Capricious weather is not the only obstacle to crop yield of course. Crop varieties need to be chosen carefully, with cattle fodder a growing priority. Meat and milk products are high foreign currency earners, relied upon by rural villagers and their farms. This year, milk yields are set to rise 800,000 tonnes on 2012, while beef production is to grow by 500,000 tonnes, thanks to high quality fodder. The Centre for Arable Farming is encouraging the planting of pulse crops, since around 500,000 tonnes of cattle fodder are currently imported, at a cost of $300m. This year, 250,000 hectares of pulses are being grown.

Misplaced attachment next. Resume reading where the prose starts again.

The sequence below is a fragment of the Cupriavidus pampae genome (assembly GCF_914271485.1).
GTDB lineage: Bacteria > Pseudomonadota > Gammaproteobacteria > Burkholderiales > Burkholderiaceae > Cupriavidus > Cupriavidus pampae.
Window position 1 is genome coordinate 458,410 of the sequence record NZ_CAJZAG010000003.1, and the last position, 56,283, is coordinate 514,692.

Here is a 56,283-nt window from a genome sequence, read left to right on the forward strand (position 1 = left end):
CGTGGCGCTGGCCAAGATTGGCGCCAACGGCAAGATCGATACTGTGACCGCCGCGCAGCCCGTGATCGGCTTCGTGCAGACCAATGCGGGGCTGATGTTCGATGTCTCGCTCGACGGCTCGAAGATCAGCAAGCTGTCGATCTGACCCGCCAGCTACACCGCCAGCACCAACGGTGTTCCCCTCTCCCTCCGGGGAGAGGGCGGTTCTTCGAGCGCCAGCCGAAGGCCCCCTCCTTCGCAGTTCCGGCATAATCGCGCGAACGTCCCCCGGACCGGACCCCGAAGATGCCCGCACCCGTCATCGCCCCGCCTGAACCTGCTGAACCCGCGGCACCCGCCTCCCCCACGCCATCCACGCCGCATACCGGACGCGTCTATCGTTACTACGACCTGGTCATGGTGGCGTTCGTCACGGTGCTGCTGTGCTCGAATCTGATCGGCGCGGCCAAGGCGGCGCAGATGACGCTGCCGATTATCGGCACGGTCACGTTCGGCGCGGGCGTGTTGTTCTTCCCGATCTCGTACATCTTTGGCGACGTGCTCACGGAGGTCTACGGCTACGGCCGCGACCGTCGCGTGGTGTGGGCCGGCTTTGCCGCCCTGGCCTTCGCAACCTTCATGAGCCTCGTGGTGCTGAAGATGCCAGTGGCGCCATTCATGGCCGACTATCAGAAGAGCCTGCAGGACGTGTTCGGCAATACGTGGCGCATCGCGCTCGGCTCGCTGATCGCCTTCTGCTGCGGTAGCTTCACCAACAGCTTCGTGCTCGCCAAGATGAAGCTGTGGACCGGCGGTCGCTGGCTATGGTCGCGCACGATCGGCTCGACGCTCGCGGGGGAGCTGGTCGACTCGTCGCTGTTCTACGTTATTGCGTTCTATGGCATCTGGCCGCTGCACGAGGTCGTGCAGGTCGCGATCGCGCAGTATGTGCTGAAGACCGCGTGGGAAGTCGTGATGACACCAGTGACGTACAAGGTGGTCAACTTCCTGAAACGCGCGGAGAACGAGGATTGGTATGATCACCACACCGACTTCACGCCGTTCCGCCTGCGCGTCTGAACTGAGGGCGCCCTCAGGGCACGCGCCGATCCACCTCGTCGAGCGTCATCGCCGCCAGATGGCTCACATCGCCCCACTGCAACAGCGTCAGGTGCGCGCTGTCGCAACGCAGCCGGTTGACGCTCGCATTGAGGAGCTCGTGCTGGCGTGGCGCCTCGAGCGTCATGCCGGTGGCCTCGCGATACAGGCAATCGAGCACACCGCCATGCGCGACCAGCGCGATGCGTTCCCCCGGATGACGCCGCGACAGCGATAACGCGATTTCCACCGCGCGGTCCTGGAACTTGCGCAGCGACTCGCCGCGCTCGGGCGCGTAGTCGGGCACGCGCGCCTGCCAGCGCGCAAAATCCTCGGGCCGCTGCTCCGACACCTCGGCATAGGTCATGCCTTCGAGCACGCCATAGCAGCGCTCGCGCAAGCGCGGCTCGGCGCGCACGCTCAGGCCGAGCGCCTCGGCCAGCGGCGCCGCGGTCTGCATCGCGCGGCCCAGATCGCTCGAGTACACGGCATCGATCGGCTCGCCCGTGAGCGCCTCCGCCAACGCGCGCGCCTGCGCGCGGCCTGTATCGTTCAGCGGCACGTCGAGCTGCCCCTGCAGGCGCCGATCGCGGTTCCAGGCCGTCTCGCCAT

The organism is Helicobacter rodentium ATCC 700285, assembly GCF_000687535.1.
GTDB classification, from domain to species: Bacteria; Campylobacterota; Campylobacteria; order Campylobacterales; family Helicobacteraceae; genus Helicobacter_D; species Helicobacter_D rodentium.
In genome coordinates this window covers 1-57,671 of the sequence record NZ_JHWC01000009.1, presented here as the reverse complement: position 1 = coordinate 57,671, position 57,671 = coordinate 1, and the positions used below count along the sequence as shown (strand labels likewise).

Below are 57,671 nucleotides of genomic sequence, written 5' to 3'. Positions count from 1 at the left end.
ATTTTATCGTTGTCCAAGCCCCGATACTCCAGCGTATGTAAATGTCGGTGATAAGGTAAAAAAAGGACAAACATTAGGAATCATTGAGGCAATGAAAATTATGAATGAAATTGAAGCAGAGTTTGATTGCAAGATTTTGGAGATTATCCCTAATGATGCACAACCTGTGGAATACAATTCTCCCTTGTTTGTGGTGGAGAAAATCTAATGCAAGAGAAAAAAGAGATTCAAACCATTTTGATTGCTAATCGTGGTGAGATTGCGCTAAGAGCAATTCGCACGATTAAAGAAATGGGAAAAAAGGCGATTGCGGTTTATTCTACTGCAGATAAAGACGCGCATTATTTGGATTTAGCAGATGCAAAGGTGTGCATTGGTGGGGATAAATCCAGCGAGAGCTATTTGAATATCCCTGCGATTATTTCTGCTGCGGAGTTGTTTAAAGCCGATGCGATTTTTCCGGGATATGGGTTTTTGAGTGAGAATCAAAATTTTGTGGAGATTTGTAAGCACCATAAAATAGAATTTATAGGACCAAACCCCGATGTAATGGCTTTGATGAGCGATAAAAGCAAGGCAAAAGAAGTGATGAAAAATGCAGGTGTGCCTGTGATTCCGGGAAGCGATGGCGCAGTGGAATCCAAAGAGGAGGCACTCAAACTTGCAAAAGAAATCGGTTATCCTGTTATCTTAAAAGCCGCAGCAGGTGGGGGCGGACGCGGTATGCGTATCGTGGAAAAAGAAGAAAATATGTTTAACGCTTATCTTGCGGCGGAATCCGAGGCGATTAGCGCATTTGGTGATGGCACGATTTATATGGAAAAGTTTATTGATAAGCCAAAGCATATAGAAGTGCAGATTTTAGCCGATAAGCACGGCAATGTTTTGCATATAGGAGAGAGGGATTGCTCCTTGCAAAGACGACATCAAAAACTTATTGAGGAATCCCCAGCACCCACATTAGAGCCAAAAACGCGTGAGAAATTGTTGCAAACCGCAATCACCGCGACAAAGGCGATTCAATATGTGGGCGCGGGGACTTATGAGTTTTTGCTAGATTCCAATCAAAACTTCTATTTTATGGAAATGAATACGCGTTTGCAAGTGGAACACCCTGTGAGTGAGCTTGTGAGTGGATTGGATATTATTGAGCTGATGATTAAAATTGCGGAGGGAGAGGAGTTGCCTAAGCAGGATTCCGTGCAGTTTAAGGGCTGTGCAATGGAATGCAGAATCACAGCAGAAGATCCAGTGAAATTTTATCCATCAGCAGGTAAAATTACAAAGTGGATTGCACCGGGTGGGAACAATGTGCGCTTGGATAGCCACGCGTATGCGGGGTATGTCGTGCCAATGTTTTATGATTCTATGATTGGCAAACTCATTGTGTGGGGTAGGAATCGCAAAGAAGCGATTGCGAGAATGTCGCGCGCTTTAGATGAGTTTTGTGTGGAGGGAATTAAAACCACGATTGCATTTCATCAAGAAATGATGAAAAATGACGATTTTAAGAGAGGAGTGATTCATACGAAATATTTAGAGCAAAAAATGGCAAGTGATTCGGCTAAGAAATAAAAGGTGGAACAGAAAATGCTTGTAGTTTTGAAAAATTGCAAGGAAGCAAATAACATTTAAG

In addition, spring barley cultivation needs re-consideration. At present, 70 percent of the crop is sent for beer production although only 25-30 percent is needed (150,000 tonnes of malt). It would make more sense to grow less barley, allocating the land to other crops. In fact, up to 30-40 percent of land allocated to grain production (especially winter cereals) is failing to be planted with adequate crop rotation. Corn, sugar beet and potatoes are the ideal ‘predecessors’ to grain, ensuring maximum yield. Harvest volumes are down by 15-20 percent in fields lacking appropriate rotation, bringing a loss of at least 450-500,000 tonnes of grain (worth Br500bn). The Centre for Arable Farming proposes an individual approach to each field over the coming three or four years, paying special attention to creating good predecessors for following crops. According to Mr. Urban, this should raise yields by 10-35 percent while lowering prime costs and enhancing soil fertility.
Food for plants